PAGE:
Question what you were explicitly taught as a child, and what you absorbed from those around you.  Try new activities, try new foods, try new books.  Take all the times that you were told “we don’t do that” and question them.  Why don’t we go to the beach? How will you ever know if you are a beach person, if you never go to the beach?  “We don’t drive fast cars.” How will you know if you like driving a sports car, if you never get the opportunity to try it??  “We don’t eat spicy/ ethnic food.”  Why not? Millions and billions of people around the world do and enjoy it. You really might not like it. You have to try it to find out for yourself though. 

Teenagers are famous for questioning their parents indoctrination.  Did you push back as a teen?

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Emotional Regulation

Speaking of teenagers, they are also well known for their lack of emotional regulation. What is emotional regulation? It’s the ability to be aware of what emotion you are feeling (familydoctor.org Editorial Staff, 2020) (Employee Wellness, 2023), expressing it appropriately (BetterHelp Editorial Team, 2023), managing your stress levels (NIH Wellness Toolkits, 2022) (Ariane Resnick, 2021), and striving for balance (Ariane Resnick, 2021) (BetterHelp Editorial Team, 2023). 

Again, all things that teenagers are expected to learn, however, if you grew up in a family with emotional neglect, a narcissist, or emotional abuse, you missed all of this.  Which sucks, because you, again, have to go through the process of figuring it out as an adult, when society expects you to have already figured it out.  And this, my friends is a messy process. 

The same kinds of self-reflection and experimentation that help you get to know and accept your self will help here too.  And if you can find a good, well-trained therapist, that you vibe with, they may be able to smooth the road for you. 

You can figure Emotional Health out for yourself.

And this is probably one of the most popular things on the internet, especially the managing stress and striving for balance bits.  The thing is, those are the parts that you can see.  If you don’t have the other parts, the emotional awareness, and ability to express them appropriately, there’s no amount of stress management or striving for balance that will ever allow you the peace that you seek.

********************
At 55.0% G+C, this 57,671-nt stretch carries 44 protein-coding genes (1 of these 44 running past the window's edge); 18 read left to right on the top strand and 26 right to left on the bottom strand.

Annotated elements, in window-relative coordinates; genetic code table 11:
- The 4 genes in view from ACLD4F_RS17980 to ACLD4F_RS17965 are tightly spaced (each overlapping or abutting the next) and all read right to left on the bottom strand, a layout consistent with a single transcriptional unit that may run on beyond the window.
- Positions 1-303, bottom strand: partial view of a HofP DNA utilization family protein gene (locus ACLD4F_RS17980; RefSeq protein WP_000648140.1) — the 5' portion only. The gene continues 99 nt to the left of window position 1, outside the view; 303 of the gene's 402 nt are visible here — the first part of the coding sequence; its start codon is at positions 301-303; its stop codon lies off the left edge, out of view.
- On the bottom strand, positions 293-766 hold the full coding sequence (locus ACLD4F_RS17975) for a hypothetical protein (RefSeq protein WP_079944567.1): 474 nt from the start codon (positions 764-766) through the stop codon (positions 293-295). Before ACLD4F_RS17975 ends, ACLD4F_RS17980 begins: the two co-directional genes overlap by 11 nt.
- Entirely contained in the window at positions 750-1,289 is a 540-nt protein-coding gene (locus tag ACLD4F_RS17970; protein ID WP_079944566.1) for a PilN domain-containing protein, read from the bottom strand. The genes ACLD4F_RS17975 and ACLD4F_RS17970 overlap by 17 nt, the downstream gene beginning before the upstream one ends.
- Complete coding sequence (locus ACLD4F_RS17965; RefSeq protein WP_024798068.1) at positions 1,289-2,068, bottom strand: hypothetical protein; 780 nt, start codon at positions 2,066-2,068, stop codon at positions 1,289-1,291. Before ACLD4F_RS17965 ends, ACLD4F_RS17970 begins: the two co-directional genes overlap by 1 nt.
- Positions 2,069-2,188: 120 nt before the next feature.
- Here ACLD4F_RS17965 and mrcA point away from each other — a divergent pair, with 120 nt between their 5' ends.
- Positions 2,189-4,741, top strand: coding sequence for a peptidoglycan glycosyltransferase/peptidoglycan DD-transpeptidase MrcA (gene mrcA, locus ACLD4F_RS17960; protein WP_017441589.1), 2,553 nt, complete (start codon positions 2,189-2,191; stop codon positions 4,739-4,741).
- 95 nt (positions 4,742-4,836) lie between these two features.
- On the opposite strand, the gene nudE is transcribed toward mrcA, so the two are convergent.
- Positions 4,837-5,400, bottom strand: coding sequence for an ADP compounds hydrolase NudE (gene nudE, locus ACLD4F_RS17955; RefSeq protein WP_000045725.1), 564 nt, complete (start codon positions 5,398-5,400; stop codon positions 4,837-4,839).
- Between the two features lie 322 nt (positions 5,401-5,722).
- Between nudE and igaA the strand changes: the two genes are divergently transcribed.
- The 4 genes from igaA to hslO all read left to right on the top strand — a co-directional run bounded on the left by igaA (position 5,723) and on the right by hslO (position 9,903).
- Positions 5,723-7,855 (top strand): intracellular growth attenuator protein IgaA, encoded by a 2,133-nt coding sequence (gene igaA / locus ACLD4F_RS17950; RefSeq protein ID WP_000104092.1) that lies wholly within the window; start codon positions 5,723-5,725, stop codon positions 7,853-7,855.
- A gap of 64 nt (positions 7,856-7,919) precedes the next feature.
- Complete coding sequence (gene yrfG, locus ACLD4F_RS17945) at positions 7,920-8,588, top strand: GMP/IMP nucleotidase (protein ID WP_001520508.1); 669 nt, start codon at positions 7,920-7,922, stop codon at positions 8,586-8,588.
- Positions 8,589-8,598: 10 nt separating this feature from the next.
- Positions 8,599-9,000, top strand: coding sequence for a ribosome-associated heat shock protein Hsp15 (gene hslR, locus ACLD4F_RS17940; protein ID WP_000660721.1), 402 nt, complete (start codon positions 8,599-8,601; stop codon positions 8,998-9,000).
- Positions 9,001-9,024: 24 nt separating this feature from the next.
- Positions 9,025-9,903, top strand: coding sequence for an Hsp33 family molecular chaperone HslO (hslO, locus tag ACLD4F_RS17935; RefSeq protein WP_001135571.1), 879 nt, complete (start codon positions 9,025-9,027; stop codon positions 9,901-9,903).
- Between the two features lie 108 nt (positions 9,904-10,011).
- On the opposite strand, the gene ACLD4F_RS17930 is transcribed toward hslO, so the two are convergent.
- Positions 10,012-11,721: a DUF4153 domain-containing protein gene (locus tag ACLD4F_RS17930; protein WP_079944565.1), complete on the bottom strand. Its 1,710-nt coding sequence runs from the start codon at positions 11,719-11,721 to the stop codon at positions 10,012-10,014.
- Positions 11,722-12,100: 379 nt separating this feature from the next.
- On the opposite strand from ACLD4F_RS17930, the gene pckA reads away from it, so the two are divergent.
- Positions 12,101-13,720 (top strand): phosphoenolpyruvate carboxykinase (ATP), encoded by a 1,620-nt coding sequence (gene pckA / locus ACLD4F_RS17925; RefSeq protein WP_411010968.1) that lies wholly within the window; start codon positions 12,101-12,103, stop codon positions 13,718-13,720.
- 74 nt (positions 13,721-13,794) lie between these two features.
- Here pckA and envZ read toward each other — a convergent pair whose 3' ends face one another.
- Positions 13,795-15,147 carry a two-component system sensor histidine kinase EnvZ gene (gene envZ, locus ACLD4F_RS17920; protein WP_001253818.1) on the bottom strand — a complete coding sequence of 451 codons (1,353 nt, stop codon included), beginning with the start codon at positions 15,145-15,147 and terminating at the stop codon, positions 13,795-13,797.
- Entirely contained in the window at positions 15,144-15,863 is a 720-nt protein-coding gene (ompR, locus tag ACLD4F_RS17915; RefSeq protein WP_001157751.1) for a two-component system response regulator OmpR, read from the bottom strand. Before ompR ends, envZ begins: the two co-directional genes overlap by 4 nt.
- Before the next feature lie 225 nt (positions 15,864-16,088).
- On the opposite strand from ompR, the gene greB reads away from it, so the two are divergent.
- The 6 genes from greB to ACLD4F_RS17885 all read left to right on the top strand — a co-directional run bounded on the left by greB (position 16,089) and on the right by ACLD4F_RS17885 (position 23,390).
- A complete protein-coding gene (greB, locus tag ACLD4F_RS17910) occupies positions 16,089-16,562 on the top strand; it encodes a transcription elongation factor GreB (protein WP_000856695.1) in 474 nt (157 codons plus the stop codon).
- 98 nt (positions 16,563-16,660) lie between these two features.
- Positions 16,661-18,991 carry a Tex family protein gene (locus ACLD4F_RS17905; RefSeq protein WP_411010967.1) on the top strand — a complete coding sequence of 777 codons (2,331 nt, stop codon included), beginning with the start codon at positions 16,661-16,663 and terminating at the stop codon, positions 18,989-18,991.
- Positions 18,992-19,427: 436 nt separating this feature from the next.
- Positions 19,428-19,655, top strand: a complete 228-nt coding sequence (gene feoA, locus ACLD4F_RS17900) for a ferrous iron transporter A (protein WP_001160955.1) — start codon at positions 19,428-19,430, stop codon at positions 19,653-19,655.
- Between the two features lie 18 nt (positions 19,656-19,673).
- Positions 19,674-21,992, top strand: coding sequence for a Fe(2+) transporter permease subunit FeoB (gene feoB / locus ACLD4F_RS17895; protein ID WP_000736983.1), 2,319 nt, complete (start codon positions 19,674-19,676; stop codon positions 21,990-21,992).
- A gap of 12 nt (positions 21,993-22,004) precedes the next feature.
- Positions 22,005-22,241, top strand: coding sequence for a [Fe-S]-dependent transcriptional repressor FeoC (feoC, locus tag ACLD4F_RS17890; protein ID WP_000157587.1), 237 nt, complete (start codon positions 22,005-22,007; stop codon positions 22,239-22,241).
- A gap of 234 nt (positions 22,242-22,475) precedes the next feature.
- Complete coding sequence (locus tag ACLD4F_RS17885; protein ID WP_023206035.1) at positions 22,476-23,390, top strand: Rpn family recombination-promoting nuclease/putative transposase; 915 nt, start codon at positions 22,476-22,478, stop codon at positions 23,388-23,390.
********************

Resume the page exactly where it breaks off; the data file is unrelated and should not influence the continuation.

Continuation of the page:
And the secret that they refuse to tell you, is that if you don’t have at least a passing sense of who you are, your value and your boundaries, none of this will work at all.  You will be left feeling lost and wondering why this doesn’t work, when you’re doing the things that they are telling you to do. 

Managing stress and striving for balance are NEVER going to be enough, until you lay the groundwork of being comfortable with who you are, recognizing your emotions, and figuring out how to express them appropriately.  I could (and might) write more about this because there’s so much more depth that needs to be explored. 

Daily Maintenance

The last bit, when it comes to emotional health is that this is the absolute OPPOSITE, of one and done. As long as you are alive, the emotions just keep coming.  The need to be aware of them continues, the need to express them to yourself, and maybe others continues.  Managing your stress and striving for balance are the daily maintenance tasks.

You will want to have a stable full of techniques, skills and practices to draw from to do this.  Life is too crazy, too unpredictable to be amenable to just having a couple ways to manage stress and strive for balance  It’s as if life is actually designed to keep you off balance.  And I think that this is where the “life is a puzzle” thing really comes from.  In order to feel like you are moving forward in life, you have to be putting more pieces together, and keeping the pieces together that you already did.  When your daily maintenance routine works, then the pieces stay together, and you can make progress.  When your daily maintenance is not enough to manage your stress and keep you relatively balanced, then the pieces fall apart.  Then you must go look for them and start over. 

Daily maintenance for Emotional Health is going to look different for every person